S sponsor Credit Suisse let the racing drivers Emanuele Pirro, Jochen Mass , Alain de Cadenet and Duncan Dayton, the ten-time winner of the Monaco Historique Grand Prix, discuss: 'Is historic motorsport more exciting than current Formula 1?' Moderated by Simon Taylor, the enthusiastic debaters provided the perfect introduction to the historic racing weekend.
Technology more important than driving skills?
'What bothers me about modern Formula 1 is that I have the influence can no longer see the driver, 'remarks Alain de Cadenet, who entered a Formula 1 car in Grand Prix races as a privateer in the 1970s and also started the first historic race in Monaco in 1976. 'Ultimately, a real racing driver doesn't care which car he races with.'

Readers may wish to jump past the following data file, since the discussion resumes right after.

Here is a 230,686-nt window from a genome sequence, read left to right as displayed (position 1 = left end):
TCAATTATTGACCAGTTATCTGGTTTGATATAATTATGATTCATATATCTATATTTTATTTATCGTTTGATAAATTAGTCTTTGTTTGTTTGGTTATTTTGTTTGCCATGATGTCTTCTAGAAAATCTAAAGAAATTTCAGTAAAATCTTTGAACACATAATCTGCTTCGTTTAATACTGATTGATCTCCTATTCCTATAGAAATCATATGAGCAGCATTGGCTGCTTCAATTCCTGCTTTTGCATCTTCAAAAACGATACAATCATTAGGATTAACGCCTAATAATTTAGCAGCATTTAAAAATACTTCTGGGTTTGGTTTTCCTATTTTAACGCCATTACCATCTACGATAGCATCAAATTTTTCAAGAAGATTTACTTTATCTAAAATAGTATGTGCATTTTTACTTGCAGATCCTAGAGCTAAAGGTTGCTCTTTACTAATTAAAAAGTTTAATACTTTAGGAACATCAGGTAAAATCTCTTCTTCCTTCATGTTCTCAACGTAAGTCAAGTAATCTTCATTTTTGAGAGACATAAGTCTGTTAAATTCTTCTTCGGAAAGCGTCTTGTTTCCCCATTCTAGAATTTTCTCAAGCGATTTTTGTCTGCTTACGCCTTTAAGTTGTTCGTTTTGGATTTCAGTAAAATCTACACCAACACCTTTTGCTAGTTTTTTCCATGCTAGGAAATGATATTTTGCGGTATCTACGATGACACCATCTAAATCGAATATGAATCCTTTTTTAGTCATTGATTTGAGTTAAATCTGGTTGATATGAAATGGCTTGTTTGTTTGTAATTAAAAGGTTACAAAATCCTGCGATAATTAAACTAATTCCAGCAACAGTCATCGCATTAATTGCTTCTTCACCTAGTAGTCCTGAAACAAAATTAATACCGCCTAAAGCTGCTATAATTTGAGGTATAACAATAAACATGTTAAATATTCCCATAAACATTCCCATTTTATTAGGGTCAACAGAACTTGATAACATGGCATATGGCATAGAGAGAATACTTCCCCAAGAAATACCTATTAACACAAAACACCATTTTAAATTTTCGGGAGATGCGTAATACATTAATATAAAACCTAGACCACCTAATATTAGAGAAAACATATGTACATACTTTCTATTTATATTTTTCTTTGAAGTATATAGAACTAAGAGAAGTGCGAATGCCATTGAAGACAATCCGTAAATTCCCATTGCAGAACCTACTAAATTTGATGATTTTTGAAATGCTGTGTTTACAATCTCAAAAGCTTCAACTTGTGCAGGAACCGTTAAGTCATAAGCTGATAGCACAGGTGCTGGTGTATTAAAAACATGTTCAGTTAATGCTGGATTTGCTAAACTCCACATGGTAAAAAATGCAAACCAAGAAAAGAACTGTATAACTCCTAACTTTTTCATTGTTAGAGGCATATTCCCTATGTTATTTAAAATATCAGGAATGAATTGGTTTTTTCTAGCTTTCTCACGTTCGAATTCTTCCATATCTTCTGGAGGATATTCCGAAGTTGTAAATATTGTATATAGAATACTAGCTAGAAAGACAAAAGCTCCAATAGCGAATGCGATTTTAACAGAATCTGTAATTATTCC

Emanuele Pirro, multiple Le Mans winner and a passionate fan of historic racing cars, emphasizes: 'I think our sport is the only one which can also be operated historically '. That is a great privilege. 'With today's racing cars that will not be possible in 50 years', says the Italian and explains: 'The technology is too far developed today.'
Ex-Formula 1 driver Jochen Mass explains: 'Historic racing cars only demand a lot from drivers over long distances, modern ones, on the other hand, are generally more strenuous to drive.'
The American Duncan Dayton gained his first experience in historic motorsport before he also started with the current Le Mans prototype race. The architect worries about the technology of the historic cars, which in some cases will be further developed. 'I am in favor of preserving the original technology of cars.'